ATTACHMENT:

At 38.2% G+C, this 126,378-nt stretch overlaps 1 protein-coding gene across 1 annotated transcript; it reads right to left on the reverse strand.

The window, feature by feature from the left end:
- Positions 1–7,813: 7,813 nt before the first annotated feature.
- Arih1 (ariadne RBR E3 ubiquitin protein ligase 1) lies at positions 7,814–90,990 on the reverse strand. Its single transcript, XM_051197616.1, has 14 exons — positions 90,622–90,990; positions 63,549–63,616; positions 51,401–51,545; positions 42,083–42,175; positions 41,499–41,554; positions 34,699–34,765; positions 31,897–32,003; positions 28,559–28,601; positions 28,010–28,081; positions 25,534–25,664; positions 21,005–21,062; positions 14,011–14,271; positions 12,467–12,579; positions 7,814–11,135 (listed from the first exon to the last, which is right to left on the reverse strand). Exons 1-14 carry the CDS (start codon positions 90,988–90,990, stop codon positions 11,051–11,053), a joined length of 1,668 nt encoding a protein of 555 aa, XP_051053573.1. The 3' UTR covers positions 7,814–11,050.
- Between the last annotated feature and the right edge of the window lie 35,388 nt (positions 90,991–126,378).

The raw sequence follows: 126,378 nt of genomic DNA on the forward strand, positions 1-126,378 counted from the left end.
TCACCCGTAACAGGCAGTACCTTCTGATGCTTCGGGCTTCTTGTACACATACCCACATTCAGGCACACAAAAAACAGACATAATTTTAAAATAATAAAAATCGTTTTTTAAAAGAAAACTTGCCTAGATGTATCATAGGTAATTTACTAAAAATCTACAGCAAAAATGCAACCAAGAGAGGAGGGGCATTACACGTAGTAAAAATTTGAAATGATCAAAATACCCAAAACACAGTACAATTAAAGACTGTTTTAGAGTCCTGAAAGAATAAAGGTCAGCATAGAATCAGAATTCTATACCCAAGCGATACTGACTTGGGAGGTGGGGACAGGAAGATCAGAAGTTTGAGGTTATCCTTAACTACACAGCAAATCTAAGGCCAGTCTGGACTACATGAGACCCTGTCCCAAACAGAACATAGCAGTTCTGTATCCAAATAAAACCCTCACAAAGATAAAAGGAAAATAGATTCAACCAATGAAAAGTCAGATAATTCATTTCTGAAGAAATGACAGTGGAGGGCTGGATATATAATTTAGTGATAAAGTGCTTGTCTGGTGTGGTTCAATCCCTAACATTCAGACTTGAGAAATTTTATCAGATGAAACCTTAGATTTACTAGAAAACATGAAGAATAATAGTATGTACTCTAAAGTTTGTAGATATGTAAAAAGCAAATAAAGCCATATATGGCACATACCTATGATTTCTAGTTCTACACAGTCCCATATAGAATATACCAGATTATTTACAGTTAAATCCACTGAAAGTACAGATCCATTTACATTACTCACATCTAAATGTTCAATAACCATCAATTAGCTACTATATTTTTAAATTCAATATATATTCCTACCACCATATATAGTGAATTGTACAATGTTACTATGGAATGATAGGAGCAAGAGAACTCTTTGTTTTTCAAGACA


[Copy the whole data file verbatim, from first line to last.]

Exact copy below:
At 38.2% G+C, this 126,378-nt stretch overlaps 1 protein-coding gene across 1 annotated transcript; it reads right to left on the reverse strand.

The window, feature by feature from the left end:
- Positions 1–7,813: 7,813 nt before the first annotated feature.
- Arih1 (ariadne RBR E3 ubiquitin protein ligase 1) lies at positions 7,814–90,990 on the reverse strand. Its single transcript, XM_051197616.1, has 14 exons — positions 90,622–90,990; positions 63,549–63,616; positions 51,401–51,545; positions 42,083–42,175; positions 41,499–41,554; positions 34,699–34,765; positions 31,897–32,003; positions 28,559–28,601; positions 28,010–28,081; positions 25,534–25,664; positions 21,005–21,062; positions 14,011–14,271; positions 12,467–12,579; positions 7,814–11,135 (listed from the first exon to the last, which is right to left on the reverse strand). Exons 1-14 carry the CDS (start codon positions 90,988–90,990, stop codon positions 11,051–11,053), a joined length of 1,668 nt encoding a protein of 555 aa, XP_051053573.1. The 3' UTR covers positions 7,814–11,050.
- Between the last annotated feature and the right edge of the window lie 35,388 nt (positions 90,991–126,378).

The raw sequence follows: 126,378 nt of genomic DNA on the forward strand, positions 1-126,378 counted from the left end.
TCACCCGTAACAGGCAGTACCTTCTGATGCTTCGGGCTTCTTGTACACATACCCACATTCAGGCACACAAAAAACAGACATAATTTTAAAATAATAAAAATCGTTTTTTAAAAGAAAACTTGCCTAGATGTATCATAGGTAATTTACTAAAAATCTACAGCAAAAATGCAACCAAGAGAGGAGGGGCATTACACGTAGTAAAAATTTGAAATGATCAAAATACCCAAAACACAGTACAATTAAAGACTGTTTTAGAGTCCTGAAAGAATAAAGGTCAGCATAGAATCAGAATTCTATACCCAAGCGATACTGACTTGGGAGGTGGGGACAGGAAGATCAGAAGTTTGAGGTTATCCTTAACTACACAGCAAATCTAAGGCCAGTCTGGACTACATGAGACCCTGTCCCAAACAGAACATAGCAGTTCTGTATCCAAATAAAACCCTCACAAAGATAAAAGGAAAATAGATTCAACCAATGAAAAGTCAGATAATTCATTTCTGAAGAAATGACAGTGGAGGGCTGGATATATAATTTAGTGATAAAGTGCTTGTCTGGTGTGGTTCAATCCCTAACATTCAGACTTGAGAAATTTTATCAGATGAAACCTTAGATTTACTAGAAAACATGAAGAATAATAGTATGTACTCTAAAGTTTGTAGATATGTAAAAAGCAAATAAAGCCATATATGGCACATACCTATGATTTCTAGTTCTACACAGTCCCATATAGAATATACCAGATTATTTACAGTTAAATCCACTGAAAGTACAGATCCATTTACATTACTCACATCTAAATGTTCAATAACCATCAATTAGCTACTATATTTTTAAATTCAATATATATTCCTACCACCATATATAGTGAATTGTACAATGTTACTATGGAATGATAGGAGCAAGAGAACTCTTTGTTTTTCAAGACA